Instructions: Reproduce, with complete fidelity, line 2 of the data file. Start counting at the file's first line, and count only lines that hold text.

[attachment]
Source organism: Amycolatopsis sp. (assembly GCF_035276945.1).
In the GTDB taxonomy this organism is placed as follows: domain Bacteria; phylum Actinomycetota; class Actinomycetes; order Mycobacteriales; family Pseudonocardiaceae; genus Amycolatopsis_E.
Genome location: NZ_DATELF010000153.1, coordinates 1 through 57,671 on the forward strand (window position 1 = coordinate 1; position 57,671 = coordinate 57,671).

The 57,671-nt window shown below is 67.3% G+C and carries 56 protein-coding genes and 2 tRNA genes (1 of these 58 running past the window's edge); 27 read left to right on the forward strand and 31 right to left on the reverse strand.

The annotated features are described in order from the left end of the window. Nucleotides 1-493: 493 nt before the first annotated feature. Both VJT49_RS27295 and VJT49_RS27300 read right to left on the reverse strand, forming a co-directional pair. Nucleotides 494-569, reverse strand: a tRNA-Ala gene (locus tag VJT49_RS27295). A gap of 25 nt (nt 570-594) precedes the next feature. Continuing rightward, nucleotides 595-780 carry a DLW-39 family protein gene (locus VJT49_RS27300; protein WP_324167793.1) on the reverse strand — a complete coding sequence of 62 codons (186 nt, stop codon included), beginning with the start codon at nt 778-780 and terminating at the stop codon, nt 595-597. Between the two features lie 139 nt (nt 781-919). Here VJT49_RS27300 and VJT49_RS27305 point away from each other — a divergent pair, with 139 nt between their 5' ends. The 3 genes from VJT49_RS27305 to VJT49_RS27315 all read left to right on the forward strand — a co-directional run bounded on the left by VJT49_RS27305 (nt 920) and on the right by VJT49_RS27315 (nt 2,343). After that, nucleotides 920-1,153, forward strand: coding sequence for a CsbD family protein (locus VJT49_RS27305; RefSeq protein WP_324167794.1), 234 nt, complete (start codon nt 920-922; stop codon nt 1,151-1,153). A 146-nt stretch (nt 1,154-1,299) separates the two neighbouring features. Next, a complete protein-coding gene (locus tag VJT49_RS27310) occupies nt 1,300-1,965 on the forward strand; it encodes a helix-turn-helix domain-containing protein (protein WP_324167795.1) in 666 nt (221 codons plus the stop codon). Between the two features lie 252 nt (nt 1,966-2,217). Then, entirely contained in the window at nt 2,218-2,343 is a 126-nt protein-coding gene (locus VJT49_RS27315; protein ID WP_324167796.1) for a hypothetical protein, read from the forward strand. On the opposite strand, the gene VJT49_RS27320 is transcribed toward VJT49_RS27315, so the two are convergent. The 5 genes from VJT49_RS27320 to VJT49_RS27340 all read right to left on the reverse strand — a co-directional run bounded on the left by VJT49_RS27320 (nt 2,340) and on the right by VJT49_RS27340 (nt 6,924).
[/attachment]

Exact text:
In the GTDB taxonomy this organism is placed as follows: domain Bacteria; phylum Actinomycetota; class Actinomycetes; order Mycobacteriales; family Pseudonocardiaceae; genus Amycolatopsis_E.